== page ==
TPR Lifeline: Texas Website Devoted To Infectious Diseases
August is part of peak mosquito season here in Texas. Those pesky insects do a lot more than just create itchy bumps. They carry some serious diseases. Now, Texans have a website created just for them to keep up with news about emerging health threats. In today’s TPR Lifeline, Bioscience-Medicine reporter Wendy Rigby talks with infectious disease specialist Jan Patterson, MD, of UT Health San Antonio.
Rigby: Dr. Patterson, your group, the statewide Emergency Preparedness Education Group, formed in 2014. How did that come about and why?
Patterson: Well, if you remember, 2014 is when we had Ebola in Texas. And so the state recognized, and then-Governor Rick Perry recognized, that there needed to be some way of getting information and education out to not only the public, but especially healthcare professionals and first responders about what to do about certain emerging infectious diseases like Ebola and others like that that were contagious and a public health concern.
Let’s remind people what happened there because a case showed up in Dallas and certainly that’s nothing Dallas hospitals ever prepare for.
That’s right. And the other thing that we learned was really Ebola was a lot more contagious in the hospital setting than we thought it would be. So we learned some lessons from that and that really heightened healthcare workers’ awareness and concern. And other hospitals wondered what to do, other institutions wondered what to do. And we realized we really need a very facile system for getting out information to our healthcare world.
The Department of State Health Services is sponsoring the development of online learning modules. How can Texans access those?
All they need to do is to log on to txidr.org. And they’ll see there the learning modules. And they just sign in and create an account and they can take advantage of that. Right now the learning module that we have available is on personal protective equipment and how to wear it. So it’s primarily applicable and relevant to healthcare professionals and first responders that wear that kind of equipment. Very soon we’ll be having modules on Zika and on pandemic influenza. And those will be more relevant to the general public as well.
And I understand people can sign up for emails or texts. Are these like alerts?
We have a summary of timely information on emerging infectious diseases that have come up during the week. And those get summarized in an email. So if you sign up for our emails, you’ll get a weekly email from Texas Infectious Disease Readiness that will update you on that information. And also you can sign up for texts at txidr.org. if there’s something really new and breaking news that’s important to get out right away.
I’ve always believed that it’s better to be prepared than scared. And so, is that what you’re hoping this website will do for people?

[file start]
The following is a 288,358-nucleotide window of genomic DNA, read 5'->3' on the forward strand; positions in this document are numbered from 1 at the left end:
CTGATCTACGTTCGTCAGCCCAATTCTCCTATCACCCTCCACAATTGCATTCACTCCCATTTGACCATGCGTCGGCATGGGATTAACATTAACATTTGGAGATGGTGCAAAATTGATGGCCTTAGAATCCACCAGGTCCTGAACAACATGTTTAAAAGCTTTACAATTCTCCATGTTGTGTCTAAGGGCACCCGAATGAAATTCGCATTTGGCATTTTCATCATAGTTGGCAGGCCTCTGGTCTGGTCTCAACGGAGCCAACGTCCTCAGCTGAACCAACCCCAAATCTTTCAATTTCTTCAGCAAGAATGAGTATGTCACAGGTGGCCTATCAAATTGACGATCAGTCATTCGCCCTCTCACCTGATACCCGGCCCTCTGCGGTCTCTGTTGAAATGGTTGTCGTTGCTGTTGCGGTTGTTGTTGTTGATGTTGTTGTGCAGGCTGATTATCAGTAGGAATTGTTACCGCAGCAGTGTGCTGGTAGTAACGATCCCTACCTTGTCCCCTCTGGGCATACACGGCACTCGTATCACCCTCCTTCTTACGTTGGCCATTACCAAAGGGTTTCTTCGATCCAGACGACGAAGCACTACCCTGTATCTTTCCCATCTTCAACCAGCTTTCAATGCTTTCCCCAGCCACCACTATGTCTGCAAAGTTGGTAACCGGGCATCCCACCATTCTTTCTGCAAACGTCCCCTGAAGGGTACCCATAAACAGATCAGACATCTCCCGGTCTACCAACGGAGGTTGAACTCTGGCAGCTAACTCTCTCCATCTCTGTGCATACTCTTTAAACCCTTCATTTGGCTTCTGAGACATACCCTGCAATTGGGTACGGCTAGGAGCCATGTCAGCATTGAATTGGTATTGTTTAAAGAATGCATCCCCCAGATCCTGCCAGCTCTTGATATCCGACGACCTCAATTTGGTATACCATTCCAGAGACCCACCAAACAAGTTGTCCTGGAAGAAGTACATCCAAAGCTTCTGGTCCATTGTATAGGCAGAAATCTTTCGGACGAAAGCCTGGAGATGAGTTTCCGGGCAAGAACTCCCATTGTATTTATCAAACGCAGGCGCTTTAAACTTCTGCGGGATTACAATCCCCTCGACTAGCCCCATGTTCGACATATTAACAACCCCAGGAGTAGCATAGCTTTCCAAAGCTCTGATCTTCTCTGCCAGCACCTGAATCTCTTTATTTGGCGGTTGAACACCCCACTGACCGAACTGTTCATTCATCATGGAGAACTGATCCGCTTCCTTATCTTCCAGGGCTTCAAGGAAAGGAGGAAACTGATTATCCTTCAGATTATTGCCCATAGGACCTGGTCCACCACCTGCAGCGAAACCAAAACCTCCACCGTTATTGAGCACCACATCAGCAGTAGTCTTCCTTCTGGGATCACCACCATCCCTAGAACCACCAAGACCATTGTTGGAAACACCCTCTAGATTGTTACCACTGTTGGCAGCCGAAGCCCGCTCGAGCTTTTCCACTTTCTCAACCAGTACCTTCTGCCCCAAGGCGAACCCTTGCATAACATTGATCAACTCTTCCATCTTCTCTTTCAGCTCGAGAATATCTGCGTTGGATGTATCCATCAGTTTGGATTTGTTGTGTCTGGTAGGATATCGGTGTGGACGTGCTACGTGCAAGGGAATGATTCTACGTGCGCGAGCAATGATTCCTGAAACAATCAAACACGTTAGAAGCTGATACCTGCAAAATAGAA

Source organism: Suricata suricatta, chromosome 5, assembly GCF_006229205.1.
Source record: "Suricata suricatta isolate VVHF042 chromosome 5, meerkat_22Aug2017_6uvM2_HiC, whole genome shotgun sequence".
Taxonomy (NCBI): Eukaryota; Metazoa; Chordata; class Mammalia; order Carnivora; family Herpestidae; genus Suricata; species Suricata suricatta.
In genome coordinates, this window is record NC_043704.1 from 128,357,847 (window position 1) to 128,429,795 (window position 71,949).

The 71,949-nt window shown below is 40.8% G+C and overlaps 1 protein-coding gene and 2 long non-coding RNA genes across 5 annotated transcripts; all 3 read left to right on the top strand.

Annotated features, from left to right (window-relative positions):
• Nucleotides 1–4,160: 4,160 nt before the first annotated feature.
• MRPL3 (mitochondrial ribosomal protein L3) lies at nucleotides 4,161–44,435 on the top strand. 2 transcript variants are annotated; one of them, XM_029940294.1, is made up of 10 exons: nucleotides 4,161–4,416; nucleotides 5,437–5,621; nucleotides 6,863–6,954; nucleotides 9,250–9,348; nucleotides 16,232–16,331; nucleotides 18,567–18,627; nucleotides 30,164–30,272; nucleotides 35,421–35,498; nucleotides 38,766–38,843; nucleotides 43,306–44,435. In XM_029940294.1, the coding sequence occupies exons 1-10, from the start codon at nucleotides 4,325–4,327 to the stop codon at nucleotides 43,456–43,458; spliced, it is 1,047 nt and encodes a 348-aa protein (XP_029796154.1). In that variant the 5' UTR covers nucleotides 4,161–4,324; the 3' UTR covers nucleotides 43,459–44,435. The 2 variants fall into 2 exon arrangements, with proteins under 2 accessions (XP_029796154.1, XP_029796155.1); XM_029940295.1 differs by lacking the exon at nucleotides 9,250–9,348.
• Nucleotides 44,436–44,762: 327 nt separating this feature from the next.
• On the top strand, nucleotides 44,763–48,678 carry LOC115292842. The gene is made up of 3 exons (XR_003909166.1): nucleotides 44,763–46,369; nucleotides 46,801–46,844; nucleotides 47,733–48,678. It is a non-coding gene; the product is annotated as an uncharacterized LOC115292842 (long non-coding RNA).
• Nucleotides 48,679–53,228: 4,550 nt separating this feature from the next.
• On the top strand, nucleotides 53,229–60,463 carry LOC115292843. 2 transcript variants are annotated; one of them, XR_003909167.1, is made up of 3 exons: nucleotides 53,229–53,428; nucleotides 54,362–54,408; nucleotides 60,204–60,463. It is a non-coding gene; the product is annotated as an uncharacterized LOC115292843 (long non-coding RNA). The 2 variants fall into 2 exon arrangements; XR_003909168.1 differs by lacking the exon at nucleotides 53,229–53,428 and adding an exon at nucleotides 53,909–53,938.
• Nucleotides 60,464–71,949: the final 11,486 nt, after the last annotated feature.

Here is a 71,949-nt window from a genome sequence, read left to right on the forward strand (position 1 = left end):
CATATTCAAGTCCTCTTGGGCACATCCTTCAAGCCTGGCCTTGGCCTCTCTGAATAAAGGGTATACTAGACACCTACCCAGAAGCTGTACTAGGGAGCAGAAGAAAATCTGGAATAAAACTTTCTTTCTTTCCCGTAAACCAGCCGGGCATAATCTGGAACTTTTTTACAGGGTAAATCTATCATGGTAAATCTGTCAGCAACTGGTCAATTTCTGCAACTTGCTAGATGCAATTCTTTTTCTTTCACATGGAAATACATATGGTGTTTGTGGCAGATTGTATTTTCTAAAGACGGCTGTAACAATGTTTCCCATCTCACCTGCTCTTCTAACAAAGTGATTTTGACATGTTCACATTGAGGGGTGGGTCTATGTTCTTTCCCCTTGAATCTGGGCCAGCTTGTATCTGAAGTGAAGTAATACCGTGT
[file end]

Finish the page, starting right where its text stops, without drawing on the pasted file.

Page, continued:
Sure because it’s always better to have a lot of information out there. With Ebola, it was a learning lesson and we didn’t have all the information in the beginning. But just getting out what information was known and information as it happened was very important. And that’s how we see this is educating our healthcare world and our first responder world and the general public about these infections as they emerge.
What are some of the other infectious diseases that you would like Texans to be aware of that you don’t know that they know much about?
Patterson: Well, chikungunya is one that we’re starting to see more of as people travel to the Caribbean and other places. We’ve seen Texans come back with this infection after travel. And there’s the potential for having it more in Texas because the mosquitoes that carry it live in Texas. So there’s potential that we could have more infection here. Dengue is another. We need Texans to learn about this and be prepared about this. It’s mostly preventing mosquito bites, but what to do, how to recognize this infection, why it’s important.
Protecting yourself from mosquitoes. Not a very sexy topic, but so important, especially this time of year, right?
Well, that’s right. And, in fact, and of course there’s been the newly-diagnosed case of Zika in Texas. We got the news that in Hildalgo County there was a case of Zika in someone who hasn’t left the state of Texas. So they got it from a Texas mosquito. Learn to protect yourself and recognize those kinds of diseases.
What do you like about this project?
It really connects organizations statewide and first responders because they’re on the front line and they need to know information about these infections.
Moving on into the 21st century.
Dr. Patterson, thanks for your expertise.